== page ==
We were told for years, by Oprah and others, that positive thinking was the key to achieving our goals. Now mounting evidence suggests exactly the opposite: that spending a lot of time thinking about your hopes and dreams may make you less likely to put in the work required to actually achieve those dreams. So if positivity is out, what should goal-oriented people replace it with?
This week on the “Psychology Podcast” — a newish venture from cognitive psychologist Scott Barry Kaufman — New York University psychologist Gabriele Oettingen talked about a four-step plan she’s come up with from her years of research. (Oettingen is the author of the new book Rethinking Positive Thinking: Inside the New Science of Motivation, which Science of Us ran an excerpt of in October.) Oettingen explained the plan to Kaufman; it’s a delightful little acronym that spells WOOP.
Wish: First, define your goal. “Think about a wish that is dear to you,” Oettingen said. “What is it you really want? This could be a big, New Year’s–resolution-type ambition, like running a marathon or losing a certain amount of weight, but it doesn’t have to be. “I do it every morning for the next day,” Oettingen said on the podcast. Your wish doesn’t have to be huge; it just has to be real, something you truly want.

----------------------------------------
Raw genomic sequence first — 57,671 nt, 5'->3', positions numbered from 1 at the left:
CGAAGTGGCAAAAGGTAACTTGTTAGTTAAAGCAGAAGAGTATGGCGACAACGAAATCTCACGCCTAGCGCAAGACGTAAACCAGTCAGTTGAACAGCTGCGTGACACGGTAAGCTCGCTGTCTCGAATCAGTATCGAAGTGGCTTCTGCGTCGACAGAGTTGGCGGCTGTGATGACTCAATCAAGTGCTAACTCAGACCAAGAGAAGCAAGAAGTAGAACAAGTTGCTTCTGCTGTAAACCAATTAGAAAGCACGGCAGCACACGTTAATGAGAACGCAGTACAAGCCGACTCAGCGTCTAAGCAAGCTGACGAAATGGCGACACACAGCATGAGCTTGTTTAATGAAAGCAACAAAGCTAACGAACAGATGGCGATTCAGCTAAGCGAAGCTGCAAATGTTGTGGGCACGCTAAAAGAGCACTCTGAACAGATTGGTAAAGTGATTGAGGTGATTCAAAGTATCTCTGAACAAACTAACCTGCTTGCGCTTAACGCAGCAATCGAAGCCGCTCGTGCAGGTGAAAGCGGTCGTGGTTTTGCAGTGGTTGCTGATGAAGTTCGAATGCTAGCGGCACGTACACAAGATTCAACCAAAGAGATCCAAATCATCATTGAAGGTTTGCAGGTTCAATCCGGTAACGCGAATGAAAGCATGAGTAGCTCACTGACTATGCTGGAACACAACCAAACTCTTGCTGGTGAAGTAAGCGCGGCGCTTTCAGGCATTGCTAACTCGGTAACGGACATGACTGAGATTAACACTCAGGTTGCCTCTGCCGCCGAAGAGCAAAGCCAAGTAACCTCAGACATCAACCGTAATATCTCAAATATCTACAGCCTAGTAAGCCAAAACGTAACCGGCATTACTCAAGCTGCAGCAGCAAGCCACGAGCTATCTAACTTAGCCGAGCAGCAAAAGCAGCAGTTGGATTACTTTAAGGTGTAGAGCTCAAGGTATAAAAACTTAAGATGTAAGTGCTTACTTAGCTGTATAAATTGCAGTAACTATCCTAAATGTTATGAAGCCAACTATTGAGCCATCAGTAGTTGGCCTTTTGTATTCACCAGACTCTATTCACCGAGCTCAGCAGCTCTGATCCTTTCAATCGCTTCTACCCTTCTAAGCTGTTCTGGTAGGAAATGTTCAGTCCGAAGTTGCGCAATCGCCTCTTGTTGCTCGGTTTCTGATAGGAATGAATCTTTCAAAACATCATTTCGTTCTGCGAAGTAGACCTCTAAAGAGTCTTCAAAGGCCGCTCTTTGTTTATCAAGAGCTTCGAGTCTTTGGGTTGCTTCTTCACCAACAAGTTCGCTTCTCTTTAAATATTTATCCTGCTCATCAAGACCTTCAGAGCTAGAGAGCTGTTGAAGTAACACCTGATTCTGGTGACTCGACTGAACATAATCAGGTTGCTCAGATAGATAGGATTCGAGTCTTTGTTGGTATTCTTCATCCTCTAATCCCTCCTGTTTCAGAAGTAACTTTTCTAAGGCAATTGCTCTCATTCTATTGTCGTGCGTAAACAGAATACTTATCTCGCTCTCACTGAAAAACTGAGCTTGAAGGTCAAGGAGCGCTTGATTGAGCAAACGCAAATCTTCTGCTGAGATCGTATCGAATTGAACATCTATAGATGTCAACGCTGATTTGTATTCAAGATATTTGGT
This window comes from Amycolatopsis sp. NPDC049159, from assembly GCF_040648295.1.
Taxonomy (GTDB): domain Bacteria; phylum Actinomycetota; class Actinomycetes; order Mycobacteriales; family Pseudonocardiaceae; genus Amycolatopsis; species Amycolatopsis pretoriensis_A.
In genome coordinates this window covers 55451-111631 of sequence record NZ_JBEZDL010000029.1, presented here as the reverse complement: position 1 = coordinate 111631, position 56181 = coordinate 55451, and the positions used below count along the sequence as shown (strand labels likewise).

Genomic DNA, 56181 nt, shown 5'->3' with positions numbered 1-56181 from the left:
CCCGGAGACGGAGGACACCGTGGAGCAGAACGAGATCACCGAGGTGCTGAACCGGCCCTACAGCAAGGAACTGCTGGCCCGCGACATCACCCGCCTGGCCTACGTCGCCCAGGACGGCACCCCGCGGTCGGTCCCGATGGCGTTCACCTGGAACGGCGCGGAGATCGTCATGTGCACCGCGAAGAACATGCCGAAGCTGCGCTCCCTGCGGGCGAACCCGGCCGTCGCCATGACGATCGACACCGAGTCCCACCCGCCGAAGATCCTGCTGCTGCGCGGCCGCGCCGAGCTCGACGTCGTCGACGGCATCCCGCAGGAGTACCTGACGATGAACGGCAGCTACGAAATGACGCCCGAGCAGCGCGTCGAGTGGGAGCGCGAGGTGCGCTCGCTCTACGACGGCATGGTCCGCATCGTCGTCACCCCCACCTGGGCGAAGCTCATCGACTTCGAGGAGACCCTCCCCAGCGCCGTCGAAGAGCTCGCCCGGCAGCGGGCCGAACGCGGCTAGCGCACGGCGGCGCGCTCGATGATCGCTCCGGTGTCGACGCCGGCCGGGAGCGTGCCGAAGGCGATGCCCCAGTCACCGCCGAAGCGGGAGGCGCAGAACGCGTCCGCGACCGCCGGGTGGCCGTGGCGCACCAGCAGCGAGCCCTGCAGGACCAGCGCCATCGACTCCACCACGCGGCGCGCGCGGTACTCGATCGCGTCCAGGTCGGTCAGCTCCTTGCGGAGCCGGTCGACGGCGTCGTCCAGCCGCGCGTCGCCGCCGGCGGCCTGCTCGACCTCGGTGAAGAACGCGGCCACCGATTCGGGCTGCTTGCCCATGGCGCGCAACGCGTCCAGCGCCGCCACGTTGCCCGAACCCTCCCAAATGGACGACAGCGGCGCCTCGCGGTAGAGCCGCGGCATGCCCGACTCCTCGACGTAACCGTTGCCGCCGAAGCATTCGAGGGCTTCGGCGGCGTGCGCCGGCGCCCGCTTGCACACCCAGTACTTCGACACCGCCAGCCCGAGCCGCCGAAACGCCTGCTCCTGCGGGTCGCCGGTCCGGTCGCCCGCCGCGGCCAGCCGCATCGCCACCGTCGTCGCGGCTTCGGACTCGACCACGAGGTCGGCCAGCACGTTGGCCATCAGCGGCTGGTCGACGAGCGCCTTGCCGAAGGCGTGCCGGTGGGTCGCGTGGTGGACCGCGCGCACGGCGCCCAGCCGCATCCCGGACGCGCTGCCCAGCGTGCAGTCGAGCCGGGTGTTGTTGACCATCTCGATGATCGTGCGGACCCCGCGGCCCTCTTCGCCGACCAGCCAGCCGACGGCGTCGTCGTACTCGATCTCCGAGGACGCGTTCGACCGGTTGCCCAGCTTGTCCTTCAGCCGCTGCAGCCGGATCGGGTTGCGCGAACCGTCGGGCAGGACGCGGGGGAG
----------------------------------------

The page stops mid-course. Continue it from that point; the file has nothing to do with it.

Outcome: Here’s where a little bit of positive thinking sneaks back in. Keeping your goal in mind, ask yourself: If this wish of mine is fulfilled, what is the best possible outcome? “Very often, it is a feeling,” Oettingen said. “You define that outcome, and you imagine that outcome. And once you’ve imagined the outcome, really immerse yourself in these daydreams.”
Obstacles: The previous step tends to be where people naturally stop — daydreaming feels pretty nice, after all — but Oettingen isn’t done yet. After you’ve let yourself fantasize for a little while about what it will feel like when your goal is accomplished, bring your mind back down to reality. “Then you say, What is it in me that holds me back from experiencing that wish, that outcome? ” Oettingen said. “Very often it’s an emotion, it’s those same old habits. … And you imagine that obstacle.”
Plan: “Once you’ve imagined that obstacle,” Oettingen said, “you’ll understand what you need to do to overcome it.” Come up with an if/then plan — if this obstacle pops up, then you’ll do X to get around it and keep going after your goal.
Oettingen’s research has shown that this method has helped people eat more fruits and vegetables; it’s also helped students achieve better grades in school, and it has even helped people act less insecure in their romantic relationships. Added but important bonus: It’s just kinda fun to say. WOOP!